Editor’s Note: These whiskeys were provided to us as review sample by Blue Run. This in no way, per our editorial policies, influenced the final outcome of this review. It should also be noted that by clicking the buy links towards the bottom of this review our site receives a small referral payment which helps to support, but not influence, our editorial and other costs.
Jim Rutledge, former master distiller at Four Roses, likely holds the record for shortest retirement ever at four hours. That’s how long it took for the folks at Castle & Key to reach out after he announced his retirement. Castle & Key is the restored Old Taylor Distillery, purchased by Will Arvin and Wes Murry and reopened in 2018 after lying dormant for several decades.
As of 2021, Rutledge contract distills whiskeys at the distillery, including these two new small-batch releases from Blue Run. Blue Run Whiskey Director, Shaylyn Gammon, blended the new releases. Gammon’s background is with Campari’s Wild Turkey label where she worked with several of their higher-end labels. Her nose has led to great things and many interesting stories, including crafting Fred Minnick’s pick for 2021 Whiskey of the Year, the Russell’s Reserve 13-Year-Old Bourbon. Gammon describes her work as a “mix of science and art. You have to have the science, which is my background. The art is the really fun creative part: It’s like painting with barrels.”
The bourbons on review here are the Blue Run High Rye Kentucky Straight Bourbon Batch 2, which was release in early March, and the Blue Run “Reflection 1” Kentucky Straight Bourbon, which was released in early May. There must have been some magic in that old aquifer at Castle & Key, as Batch 1 from Blue Run, much Castle & Key’s own first bourbon release, sold out within minutes. Batch 2 has a lot to live up to, per the press releases, as its older sibling was named a top 25 bourbon by Robb Report and made Fred Minnick’s Top 100 list.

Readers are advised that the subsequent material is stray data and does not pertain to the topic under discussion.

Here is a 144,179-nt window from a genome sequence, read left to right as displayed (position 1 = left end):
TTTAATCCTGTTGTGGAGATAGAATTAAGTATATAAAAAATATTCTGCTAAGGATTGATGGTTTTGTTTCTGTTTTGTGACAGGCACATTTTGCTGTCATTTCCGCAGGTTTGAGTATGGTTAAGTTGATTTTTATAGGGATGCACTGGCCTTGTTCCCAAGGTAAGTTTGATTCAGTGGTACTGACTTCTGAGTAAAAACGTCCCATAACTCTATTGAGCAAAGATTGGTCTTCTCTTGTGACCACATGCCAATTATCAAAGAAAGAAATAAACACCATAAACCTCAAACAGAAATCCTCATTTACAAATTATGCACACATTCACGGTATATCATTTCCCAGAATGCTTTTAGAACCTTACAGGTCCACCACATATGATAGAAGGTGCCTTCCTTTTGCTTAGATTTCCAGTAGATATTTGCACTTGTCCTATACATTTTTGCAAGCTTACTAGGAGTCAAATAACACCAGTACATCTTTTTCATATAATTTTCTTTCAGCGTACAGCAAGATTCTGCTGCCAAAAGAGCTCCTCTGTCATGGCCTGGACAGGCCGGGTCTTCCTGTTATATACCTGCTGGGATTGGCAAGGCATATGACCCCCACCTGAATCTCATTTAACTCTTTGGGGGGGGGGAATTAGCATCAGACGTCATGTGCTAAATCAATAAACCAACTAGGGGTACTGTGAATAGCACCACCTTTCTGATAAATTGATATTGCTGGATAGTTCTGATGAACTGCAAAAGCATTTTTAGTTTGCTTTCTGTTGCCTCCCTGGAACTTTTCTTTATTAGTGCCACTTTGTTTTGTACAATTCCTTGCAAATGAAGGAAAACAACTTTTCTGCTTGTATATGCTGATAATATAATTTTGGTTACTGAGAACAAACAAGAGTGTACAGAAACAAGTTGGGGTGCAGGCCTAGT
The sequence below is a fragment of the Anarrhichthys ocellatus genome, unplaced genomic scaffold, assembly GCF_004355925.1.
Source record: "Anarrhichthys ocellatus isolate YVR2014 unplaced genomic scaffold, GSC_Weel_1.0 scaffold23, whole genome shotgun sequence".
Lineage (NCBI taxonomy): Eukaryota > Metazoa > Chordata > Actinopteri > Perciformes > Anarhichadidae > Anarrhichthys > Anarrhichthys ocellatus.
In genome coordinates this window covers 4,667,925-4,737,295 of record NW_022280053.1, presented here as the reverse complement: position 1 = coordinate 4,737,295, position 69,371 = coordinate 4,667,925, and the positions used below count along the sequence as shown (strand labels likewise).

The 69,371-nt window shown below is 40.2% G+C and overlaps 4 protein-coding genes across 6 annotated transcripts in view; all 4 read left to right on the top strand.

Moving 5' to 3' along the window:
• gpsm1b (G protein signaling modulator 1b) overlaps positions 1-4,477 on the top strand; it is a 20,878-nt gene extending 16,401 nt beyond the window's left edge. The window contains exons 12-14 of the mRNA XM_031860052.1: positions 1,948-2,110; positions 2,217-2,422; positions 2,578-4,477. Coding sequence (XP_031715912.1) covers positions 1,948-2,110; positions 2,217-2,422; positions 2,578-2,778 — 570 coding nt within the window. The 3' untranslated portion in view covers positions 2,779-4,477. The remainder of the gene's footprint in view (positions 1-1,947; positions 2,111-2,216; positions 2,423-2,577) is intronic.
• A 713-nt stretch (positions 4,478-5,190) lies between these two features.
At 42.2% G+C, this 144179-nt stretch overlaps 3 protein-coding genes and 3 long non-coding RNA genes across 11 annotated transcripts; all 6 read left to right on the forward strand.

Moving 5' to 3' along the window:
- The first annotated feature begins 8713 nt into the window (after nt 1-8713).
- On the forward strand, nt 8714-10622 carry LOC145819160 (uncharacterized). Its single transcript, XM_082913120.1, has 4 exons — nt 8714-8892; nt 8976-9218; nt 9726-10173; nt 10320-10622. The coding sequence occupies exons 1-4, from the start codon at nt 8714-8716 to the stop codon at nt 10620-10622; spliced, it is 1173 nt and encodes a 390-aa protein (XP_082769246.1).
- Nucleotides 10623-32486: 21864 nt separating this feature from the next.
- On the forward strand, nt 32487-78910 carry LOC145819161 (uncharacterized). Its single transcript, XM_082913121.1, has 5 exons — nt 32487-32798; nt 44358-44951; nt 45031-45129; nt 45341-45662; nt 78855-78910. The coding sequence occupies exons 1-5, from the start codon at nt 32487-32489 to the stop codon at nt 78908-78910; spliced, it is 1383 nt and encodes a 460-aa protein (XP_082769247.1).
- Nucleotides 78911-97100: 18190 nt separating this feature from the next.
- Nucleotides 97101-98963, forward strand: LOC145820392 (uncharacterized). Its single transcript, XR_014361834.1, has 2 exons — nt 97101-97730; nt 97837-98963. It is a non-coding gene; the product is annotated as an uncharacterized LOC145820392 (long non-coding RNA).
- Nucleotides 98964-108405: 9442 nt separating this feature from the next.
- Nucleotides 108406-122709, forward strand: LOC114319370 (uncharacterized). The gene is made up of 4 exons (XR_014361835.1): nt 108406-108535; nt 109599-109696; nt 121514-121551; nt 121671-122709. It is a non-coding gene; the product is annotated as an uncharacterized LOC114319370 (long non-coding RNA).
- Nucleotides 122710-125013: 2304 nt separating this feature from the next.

The samples were a touch muted out of the bottle. A dash of water to each noticeably brought out the aromatics, so I suggest drinking with a large ice cube if you prefer them chilled or with a dash of filtered room temperature water if not.
Tasting Notes: Blue Run “Reflection 1” Kentucky Straight Bourbon Whiskey
Appearance: This is moderate golden amber in color.
Nose: The first sense on the nose is rather muted. Further sniffing reveals notes of green pineapple, wheat toast, cracked grains, and French vanilla. There’s a spicy note of cinnamon. With time, the vanilla note expands into white pound cake.
Palate: The palate is viscous and offers up notes of roast corn, dried dill, and green banana. The flavor is a bit like simple syrup in that there’s a bland sweetness to the whiskey. Air does wonders for the aromatics and the note on the finish is like a perfectly toasted homemade marshmallow. There’s prickly texture on finish. A splash of water brings out the fruit notes, showing ripe watermelon and fresh red berries. This is a subtle beauty.
Tasting Notes: Blue Run High Rye Kentucky Straight Bourbon Batch 2
Appearance: This is moderate golden amber in color and very similar in appearance to the whiskey reviewed above.
Nose: The nose pops with a decedent sweetness showing a faint note of acetone (nail polish remover), with a touch of cherry cola and cream.
Palate: On the palate, it is fairly neutral and reads as sweet and astringent. This is far fruitier than its brother, with notes of ripe cherries, rose hips, and old chewing gum. I get the impression of charcoal or burnt toast. The high alcohol content imparts a touch of astringency to the palate. The finish is lingering, but not my favorite as it is rather aggressive. There’s warmth from the alcohol and a spicy bitterness to the finish. Water brings out the aromatics, showing notes of caramel, red apples, cedar, and mild cigars.
I was initially skeptical since the sample-sized bottles came with a butterfly trinket wired to the neck like 90s-era jewelry. Upon tasting them blind in a line up of other whiskies in the same style, both stuck out as something quite exceptional. Sometimes it’s great fun to be wrong.